Hitchcock called it "God's point of view." It's an aerial shot of Bodega Bay. A soft wind mutes all sounds and everything in the frame is peaceful except for a small strip you could cover up with your thumb. In that tiny strip, everything important in the world changes. "The Birds" is filled with scenes like these. There's conflict in the air, but there's also just a soft wind and the compressed white noise of the sea nearby.
Up until the last 45 minutes of the movie, when the landscape becomes choked with birds, there's a similar disconnection in the lives of the characters, between the moments of mayhem and the ordinary flow of their lives. The focus of the first part of the movie is on the quirky romance between Melanie and Mitch and of the negotiation of egos and needs between Melanie and Mitch's mom Lydia. A full 25 minutes passes before the first bird attack takes place. We see yet another and the aftermath of a third and even then, the dialogue between the principle characters is about their relationships and their feelings. It isn't until 1:15 into the film that birds become the central part of the dialogue.
This happens in a scene in a coffee shop. The schoolyard attack has just happened and Melanie is on the phone to her news tycoon dad. Two men sit at the bar eavesdropping on the phone call. The waitress and the cook call out orders. A mariner talks about his own bird problems. A drunk at the end of the bar calls it the end of the world. A woman sits anxiously with her two children, trying to get everyone to stop talking about such scary things. The birds are a hot topic, but that's about it. Everyone's still nestled in the belief that this day, like all other days are about ordinary concerns.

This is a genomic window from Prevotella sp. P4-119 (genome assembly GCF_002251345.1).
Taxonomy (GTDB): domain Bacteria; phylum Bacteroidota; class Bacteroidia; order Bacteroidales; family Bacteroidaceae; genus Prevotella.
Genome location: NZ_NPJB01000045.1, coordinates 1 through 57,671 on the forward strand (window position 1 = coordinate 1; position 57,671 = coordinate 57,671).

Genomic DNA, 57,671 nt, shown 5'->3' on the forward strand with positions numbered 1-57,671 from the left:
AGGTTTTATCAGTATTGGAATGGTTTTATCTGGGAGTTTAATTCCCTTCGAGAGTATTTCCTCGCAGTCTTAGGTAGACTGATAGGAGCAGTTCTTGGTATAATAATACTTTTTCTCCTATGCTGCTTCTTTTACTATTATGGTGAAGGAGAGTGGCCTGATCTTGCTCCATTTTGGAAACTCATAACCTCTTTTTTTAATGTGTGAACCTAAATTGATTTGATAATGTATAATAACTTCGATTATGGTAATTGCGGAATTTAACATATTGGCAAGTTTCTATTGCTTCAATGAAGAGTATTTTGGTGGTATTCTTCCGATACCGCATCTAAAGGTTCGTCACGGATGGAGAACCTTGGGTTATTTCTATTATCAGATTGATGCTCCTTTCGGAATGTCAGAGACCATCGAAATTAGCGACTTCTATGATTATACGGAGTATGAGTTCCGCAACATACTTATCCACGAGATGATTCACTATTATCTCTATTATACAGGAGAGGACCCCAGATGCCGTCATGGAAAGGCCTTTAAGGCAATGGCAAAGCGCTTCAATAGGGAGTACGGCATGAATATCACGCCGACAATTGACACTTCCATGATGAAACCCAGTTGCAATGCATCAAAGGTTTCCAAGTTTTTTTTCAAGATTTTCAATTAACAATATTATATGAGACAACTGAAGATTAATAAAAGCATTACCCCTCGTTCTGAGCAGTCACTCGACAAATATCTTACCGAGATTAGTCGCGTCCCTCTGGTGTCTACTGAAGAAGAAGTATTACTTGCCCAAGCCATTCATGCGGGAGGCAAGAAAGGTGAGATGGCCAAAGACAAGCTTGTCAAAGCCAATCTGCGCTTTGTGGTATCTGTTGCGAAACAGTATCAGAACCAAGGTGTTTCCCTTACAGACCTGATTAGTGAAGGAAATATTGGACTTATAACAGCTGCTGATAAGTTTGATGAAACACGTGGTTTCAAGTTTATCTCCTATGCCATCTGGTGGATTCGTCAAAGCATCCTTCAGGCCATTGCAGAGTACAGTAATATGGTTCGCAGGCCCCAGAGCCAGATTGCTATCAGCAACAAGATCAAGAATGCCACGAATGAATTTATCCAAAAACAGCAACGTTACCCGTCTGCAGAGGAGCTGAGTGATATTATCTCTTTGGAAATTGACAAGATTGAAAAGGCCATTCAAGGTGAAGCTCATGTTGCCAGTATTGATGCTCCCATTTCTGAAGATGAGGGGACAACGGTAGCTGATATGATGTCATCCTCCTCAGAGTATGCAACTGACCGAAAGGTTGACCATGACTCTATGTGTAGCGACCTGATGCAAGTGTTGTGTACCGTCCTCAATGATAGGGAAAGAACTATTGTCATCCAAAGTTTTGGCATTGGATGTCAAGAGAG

All that stops when the first explosion happens. Now nothing else matters. The birds are everything.
At the outset, the birds are at worst a nuisance. The greatest threat is that the birds might provide enough of a distraction while we're operating a car or a gas pump that we lose control of our devices and that's what actually kills us. Not the bird attack, but the explosion or the crash. (Of course, it's also worth pointing out that the first fatality is an old man whose eyes have been plucked out, but c'mon: dude was old. Old people are dumb. That's why they don't live long.)
But the birds increase in number until all the landscape from here to the horizon is covered with them. Any startling noise and you won't have 5 or 10 to try to wave away from your eyeballs, but rather thousands.
You could draw a limited comparison to a slow-zombie movie. The threat can be avoided so long as it comes to us in small numbers. Higher numbers though, we're fucked. Also, like a zombie movie, the action eventually must gravitate towards a small confined space. There's nothing left but indoors; the birds own everything else.